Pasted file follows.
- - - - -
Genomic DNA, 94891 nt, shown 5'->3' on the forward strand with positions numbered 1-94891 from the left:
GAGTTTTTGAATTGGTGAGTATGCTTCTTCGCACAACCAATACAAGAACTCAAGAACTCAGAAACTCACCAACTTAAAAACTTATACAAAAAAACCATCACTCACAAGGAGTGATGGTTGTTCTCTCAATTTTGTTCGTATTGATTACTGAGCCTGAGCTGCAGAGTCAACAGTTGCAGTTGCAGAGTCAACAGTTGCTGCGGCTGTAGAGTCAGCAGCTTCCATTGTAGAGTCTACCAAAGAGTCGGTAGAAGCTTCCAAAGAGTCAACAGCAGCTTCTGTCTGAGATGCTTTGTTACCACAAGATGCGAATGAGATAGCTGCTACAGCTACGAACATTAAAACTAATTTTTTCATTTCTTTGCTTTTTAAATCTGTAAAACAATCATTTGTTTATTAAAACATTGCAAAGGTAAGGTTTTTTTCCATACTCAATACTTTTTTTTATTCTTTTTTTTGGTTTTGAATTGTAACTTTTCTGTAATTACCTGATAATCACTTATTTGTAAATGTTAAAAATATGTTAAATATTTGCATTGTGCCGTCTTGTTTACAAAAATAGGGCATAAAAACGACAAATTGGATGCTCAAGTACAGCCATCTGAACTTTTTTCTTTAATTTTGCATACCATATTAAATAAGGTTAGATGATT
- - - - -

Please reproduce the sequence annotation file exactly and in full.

Genomic DNA, 94891 nt, shown 5'->3' on the forward strand with positions numbered 1-94891 from the left:
GAGTTTTTGAATTGGTGAGTATGCTTCTTCGCACAACCAATACAAGAACTCAAGAACTCAGAAACTCACCAACTTAAAAACTTATACAAAAAAACCATCACTCACAAGGAGTGATGGTTGTTCTCTCAATTTTGTTCGTATTGATTACTGAGCCTGAGCTGCAGAGTCAACAGTTGCAGTTGCAGAGTCAACAGTTGCTGCGGCTGTAGAGTCAGCAGCTTCCATTGTAGAGTCTACCAAAGAGTCGGTAGAAGCTTCCAAAGAGTCAACAGCAGCTTCTGTCTGAGATGCTTTGTTACCACAAGATGCGAATGAGATAGCTGCTACAGCTACGAACATTAAAACTAATTTTTTCATTTCTTTGCTTTTTAAATCTGTAAAACAATCATTTGTTTATTAAAACATTGCAAAGGTAAGGTTTTTTTCCATACTCAATACTTTTTTTTATTCTTTTTTTTGGTTTTGAATTGTAACTTTTCTGTAATTACCTGATAATCACTTATTTGTAAATGTTAAAAATATGTTAAATATTTGCATTGTGCCGTCTTGTTTACAAAAATAGGGCATAAAAACGACAAATTGGATGCTCAAGTACAGCCATCTGAACTTTTTTCTTTAATTTTGCATACCATATTAAATAAGGTTAGATGATT